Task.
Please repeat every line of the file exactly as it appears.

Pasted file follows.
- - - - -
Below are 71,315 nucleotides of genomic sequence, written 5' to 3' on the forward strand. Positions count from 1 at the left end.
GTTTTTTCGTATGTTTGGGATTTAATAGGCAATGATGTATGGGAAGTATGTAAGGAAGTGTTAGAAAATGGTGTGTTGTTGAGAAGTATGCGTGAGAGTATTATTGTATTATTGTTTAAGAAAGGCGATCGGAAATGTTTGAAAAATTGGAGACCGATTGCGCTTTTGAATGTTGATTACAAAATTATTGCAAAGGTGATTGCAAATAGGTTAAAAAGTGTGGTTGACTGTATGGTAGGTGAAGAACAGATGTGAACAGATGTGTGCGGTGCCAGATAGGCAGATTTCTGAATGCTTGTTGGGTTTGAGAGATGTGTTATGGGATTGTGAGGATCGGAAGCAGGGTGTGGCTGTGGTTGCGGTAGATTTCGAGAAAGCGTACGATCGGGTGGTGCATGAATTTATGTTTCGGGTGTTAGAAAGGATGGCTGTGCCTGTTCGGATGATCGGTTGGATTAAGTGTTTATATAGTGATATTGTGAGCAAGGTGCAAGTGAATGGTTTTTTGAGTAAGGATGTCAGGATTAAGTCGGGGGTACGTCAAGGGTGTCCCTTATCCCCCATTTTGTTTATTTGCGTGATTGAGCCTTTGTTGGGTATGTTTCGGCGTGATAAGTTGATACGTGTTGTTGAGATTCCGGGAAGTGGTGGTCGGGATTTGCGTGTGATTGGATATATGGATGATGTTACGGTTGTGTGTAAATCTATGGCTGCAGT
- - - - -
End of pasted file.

Below are 71,315 nucleotides of genomic sequence, written 5' to 3' on the forward strand. Positions count from 1 at the left end.
GTTTTTTCGTATGTTTGGGATTTAATAGGCAATGATGTATGGGAAGTATGTAAGGAAGTGTTAGAAAATGGTGTGTTGTTGAGAAGTATGCGTGAGAGTATTATTGTATTATTGTTTAAGAAAGGCGATCGGAAATGTTTGAAAAATTGGAGACCGATTGCGCTTTTGAATGTTGATTACAAAATTATTGCAAAGGTGATTGCAAATAGGTTAAAAAGTGTGGTTGACTGTATGGTAGGTGAAGAACAGATGTGAACAGATGTGTGCGGTGCCAGATAGGCAGATTTCTGAATGCTTGTTGGGTTTGAGAGATGTGTTATGGGATTGTGAGGATCGGAAGCAGGGTGTGGCTGTGGTTGCGGTAGATTTCGAGAAAGCGTACGATCGGGTGGTGCATGAATTTATGTTTCGGGTGTTAGAAAGGATGGCTGTGCCTGTTCGGATGATCGGTTGGATTAAGTGTTTATATAGTGATATTGTGAGCAAGGTGCAAGTGAATGGTTTTTTGAGTAAGGATGTCAGGATTAAGTCGGGGGTACGTCAAGGGTGTCCCTTATCCCCCATTTTGTTTATTTGCGTGATTGAGCCTTTGTTGGGTATGTTTCGGCGTGATAAGTTGATACGTGTTGTTGAGATTCCGGGAAGTGGTGGTCGGGATTTGCGTGTGATTGGATATATGGATGATGTTACGGTTGTGTGTAAATCTATGGCTGCAGT